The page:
The next question was whether there was any community involvement in the programs. The committee was informed that teachers were sometimes employed from the community.
The chairperson then commented that it seemed as if the presentation was deliberately trying to hide information from the committee. This comment was in response to the way the budget was presented. She said the committee could not possibly know what the abbreviations in the presentation meant. The chairperson also wanted to know whether there was any co-ordination between the Department of Education and the Education Directorate. She referred to Britain where it was the responsibility of the Education Department to appoint teachers on a two year contract.
Mr. Sibeko then gave the committee the full names for the abbreviation. He said that S + S stood for Store and Stocks and that P + S stood for Professional and Special Services. Responding to the Chairperson's question regarding liaison with the Education Department, he answered that there was a time that books and text books came from the Education Department free of charge, but this was no longer the case.
• It was felt that the British experience is valuable and our prisons cannot have a situation where permanent prison personnel are educating the prisoners. Outsiders whom the prisoners can trust must be used.
• It was agreed that the portfolio committee dealing with education and the Correctional Services Committee should meet to discuss the issues.
Meeting was adjourned.
DEPARTMENT OF CORRECTIONAL SERVICES
TO INFORM THE PORTFOLIO COMMITTEE ON CORRECTIONAL SERVICES ABOUT GANGSTERISM IN PRISONS AND THE EFFORTS OF THE DEPARTMENT OF CORRECTIONAL SERVICES TO ALLEVIATE PRISONERS INVOLVEMENT IN GANGS.
Gangsterism is one of the major problems in our prisons. Prison gangs are almost as old as prisons. Each of these gangs has its own motives or convictions upon which its activities are based. The types of gangs currently found in our prisons are the following:
* Twenty-six gang
* Twenty-eight gang
* Big Fives
In conducting their activities with a view to fulfill their objectives, prison gangs become involve in a number of negative and dangerous activities. These activities include the following:
* Assault on both prisoners and members which sometimes result in death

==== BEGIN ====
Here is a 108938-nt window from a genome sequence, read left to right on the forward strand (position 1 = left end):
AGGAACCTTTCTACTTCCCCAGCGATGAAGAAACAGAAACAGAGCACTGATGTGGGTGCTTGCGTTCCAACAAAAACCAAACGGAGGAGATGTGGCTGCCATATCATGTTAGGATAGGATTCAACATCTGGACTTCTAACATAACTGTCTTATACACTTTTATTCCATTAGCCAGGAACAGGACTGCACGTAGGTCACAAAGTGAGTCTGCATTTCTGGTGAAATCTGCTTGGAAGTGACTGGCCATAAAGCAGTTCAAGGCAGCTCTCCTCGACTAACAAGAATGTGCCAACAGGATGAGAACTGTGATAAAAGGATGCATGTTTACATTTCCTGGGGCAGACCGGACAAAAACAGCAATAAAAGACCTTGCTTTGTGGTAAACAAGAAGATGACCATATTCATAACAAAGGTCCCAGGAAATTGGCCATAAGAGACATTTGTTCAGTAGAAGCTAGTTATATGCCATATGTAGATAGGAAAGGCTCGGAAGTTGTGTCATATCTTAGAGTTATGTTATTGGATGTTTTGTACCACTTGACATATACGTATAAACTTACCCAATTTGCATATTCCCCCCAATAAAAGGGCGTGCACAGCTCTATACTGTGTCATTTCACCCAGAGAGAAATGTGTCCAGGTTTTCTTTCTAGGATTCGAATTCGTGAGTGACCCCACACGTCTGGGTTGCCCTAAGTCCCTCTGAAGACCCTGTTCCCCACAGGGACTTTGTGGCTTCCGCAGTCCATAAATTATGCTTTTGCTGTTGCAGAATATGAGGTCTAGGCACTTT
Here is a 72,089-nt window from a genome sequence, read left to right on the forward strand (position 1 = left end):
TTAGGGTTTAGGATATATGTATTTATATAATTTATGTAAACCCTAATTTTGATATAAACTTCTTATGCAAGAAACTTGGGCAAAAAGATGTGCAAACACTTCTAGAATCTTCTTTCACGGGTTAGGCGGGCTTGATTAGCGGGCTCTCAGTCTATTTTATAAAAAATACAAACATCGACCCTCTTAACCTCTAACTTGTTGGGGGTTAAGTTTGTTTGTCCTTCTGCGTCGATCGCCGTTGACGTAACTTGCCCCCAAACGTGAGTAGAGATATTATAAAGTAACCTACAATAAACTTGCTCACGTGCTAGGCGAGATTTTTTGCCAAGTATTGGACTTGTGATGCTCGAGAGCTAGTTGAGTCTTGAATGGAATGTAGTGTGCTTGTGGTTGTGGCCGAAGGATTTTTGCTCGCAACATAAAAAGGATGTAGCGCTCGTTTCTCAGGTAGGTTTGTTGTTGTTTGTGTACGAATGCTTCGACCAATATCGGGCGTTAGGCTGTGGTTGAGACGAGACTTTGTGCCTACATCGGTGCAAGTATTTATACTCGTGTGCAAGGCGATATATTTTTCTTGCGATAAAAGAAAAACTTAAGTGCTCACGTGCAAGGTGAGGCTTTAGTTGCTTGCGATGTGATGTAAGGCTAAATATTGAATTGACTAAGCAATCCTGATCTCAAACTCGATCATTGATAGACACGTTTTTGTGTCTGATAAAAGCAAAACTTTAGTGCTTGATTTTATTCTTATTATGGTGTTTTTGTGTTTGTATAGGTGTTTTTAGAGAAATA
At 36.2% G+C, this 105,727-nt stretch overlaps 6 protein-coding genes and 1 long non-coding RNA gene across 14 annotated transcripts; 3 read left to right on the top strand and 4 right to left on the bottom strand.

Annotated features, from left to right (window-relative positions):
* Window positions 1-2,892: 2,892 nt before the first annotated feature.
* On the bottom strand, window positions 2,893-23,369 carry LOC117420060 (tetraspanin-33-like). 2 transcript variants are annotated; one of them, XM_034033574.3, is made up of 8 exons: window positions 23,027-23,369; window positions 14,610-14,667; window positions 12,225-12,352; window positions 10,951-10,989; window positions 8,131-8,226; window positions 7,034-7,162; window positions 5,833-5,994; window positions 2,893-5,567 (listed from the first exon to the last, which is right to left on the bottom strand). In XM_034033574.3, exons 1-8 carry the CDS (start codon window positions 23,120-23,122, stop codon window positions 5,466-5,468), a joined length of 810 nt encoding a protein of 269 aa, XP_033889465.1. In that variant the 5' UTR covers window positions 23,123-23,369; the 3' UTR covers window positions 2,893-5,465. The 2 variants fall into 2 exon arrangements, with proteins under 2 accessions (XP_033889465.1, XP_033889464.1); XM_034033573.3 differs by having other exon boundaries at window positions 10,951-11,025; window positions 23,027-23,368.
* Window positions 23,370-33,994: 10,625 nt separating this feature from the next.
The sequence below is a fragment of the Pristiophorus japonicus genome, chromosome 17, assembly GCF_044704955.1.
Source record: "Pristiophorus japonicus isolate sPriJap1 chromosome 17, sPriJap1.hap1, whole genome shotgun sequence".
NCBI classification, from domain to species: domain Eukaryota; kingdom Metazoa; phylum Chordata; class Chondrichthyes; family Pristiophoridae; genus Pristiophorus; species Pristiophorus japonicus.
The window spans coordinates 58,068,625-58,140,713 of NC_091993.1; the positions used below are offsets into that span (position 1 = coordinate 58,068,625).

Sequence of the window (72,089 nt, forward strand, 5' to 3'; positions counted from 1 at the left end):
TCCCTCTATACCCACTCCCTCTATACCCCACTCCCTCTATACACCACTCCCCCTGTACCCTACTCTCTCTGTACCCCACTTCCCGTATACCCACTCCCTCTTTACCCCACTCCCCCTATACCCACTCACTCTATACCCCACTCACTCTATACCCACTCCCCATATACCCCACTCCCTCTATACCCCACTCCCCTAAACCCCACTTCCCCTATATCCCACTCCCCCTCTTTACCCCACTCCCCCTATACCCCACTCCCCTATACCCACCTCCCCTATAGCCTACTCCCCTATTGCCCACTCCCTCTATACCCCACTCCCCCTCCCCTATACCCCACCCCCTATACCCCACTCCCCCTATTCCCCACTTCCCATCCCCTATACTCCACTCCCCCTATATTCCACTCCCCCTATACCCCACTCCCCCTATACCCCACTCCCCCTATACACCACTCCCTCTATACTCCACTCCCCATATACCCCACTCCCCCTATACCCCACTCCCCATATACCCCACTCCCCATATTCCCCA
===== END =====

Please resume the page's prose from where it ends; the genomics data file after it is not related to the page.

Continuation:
* The use of drugs and dagga
The Department of Correctional Services endeavours to discourage or counteract the desire/motivation that prisoners might have to belong to gangs. The following measures are currently applied in a effort to curb the involvement of prisoners in gangs:
- Prisoners are informed/warned during admission. and on a regular basis thereafter about the disadvantages of gangsterism.
- Members are sensitized to keep a watchful eye for possible gang activities
- Separation of gang members/leaders if any gang activities are noticed
- Incidents relating to gang activities are investigated promptly and disciplinary steps are taken, or if necessary the matter is reported to South African Police Services for criminal investigations.
DISADVANTAGES OF GANGS
· Personnel are often intimidated by the gangs in order to get the opportunity to promote gangsterism.
· Members are eventually assaulted if it is noticed that they are the obstacles on their way.
· In the place where prisoners arc actively involved in gang activities, the normal functioning of the institution is disturbed.
· Prisoners are intimidated and forced to commit offences. For example, escape, assaults.
· Victimisation of prisoners who do not belong to gangs.
THE PROPOSED DEPARTMENT OF JUSTICE BILL WITH REGARD TO ORGANISED CRIME
Minister of Justice requested the Institute of Security Studies during April 1998 to draw up a Organised Crime Bill which also deal with the issue of gangs.
At this stage no Bill exists and the Institute of Security Studies is in the process of drafting the proposed Bill.
A workshop was held on 8 May 1998 to discuss the implications of such a Bill . It was decided that further research was necessary including a look at Street gang Legislation in the USA in States such as Florida and California.
Some American Laws provide that under certain circumstances where a member of a criminal gang is aware of the fact that the gang is involved in ongoing criminal conduct, the membership of such gang can constitute a criminal offence.